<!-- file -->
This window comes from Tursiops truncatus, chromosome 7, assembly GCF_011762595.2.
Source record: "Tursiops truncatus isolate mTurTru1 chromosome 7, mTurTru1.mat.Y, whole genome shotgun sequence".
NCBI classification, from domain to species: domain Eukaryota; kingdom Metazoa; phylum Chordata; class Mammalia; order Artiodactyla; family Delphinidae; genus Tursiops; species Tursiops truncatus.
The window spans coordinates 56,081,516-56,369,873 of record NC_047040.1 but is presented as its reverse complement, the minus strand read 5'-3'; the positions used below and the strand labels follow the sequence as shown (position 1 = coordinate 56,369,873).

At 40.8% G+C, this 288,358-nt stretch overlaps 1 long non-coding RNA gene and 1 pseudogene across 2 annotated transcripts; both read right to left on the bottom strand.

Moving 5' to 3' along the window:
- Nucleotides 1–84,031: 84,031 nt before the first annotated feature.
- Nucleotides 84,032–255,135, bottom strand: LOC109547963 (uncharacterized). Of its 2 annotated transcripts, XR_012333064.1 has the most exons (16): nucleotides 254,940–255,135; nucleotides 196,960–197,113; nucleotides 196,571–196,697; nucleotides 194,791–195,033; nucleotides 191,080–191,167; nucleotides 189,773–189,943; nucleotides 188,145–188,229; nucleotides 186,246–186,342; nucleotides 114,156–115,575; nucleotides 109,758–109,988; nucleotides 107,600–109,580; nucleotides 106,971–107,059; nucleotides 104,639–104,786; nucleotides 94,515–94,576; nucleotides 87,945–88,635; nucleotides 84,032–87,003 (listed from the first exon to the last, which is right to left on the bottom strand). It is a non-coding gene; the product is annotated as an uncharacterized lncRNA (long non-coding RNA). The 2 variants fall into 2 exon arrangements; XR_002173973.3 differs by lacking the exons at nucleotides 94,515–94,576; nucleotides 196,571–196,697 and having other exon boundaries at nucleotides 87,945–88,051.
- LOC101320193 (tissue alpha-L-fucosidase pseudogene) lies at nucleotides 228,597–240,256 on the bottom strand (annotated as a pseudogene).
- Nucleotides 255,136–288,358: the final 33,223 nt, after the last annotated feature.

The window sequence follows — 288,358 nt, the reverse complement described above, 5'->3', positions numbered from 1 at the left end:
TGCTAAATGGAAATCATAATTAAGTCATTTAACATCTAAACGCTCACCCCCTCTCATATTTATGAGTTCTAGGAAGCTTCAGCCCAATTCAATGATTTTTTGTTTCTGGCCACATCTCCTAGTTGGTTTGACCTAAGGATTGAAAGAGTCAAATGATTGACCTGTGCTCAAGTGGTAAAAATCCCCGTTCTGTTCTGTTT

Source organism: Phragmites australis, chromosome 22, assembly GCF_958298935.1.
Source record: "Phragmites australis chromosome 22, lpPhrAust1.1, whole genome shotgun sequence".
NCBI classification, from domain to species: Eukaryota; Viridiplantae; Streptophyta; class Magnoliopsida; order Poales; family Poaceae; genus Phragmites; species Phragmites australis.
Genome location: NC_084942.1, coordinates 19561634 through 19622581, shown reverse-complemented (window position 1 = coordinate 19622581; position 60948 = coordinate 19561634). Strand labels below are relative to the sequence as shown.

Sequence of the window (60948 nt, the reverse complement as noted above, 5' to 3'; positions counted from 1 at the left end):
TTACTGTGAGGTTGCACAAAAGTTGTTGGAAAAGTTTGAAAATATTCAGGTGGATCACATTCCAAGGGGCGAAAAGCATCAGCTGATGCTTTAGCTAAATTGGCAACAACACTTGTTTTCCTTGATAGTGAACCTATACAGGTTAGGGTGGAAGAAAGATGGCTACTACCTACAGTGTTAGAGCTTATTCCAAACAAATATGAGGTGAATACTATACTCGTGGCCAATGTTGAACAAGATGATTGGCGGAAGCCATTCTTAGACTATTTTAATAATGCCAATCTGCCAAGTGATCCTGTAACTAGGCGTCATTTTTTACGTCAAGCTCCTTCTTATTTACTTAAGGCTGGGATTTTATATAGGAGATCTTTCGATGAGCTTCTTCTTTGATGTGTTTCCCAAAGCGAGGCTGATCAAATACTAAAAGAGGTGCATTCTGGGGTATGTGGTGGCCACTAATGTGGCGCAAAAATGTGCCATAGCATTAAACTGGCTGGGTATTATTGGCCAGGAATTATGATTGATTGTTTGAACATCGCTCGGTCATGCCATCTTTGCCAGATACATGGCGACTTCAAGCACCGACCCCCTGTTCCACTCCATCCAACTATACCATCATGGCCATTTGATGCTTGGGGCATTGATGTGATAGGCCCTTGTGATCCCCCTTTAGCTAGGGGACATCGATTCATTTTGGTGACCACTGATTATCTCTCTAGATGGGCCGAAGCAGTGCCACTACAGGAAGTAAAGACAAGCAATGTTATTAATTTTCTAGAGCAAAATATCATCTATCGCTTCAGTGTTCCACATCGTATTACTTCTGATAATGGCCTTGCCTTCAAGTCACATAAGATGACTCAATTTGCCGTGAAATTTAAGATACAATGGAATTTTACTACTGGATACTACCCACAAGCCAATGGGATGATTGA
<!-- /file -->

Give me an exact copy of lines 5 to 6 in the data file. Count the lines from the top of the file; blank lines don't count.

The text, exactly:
At 40.8% G+C, this 288,358-nt stretch overlaps 1 long non-coding RNA gene and 1 pseudogene across 2 annotated transcripts; both read right to left on the bottom strand.

Moving 5' to 3' along the window: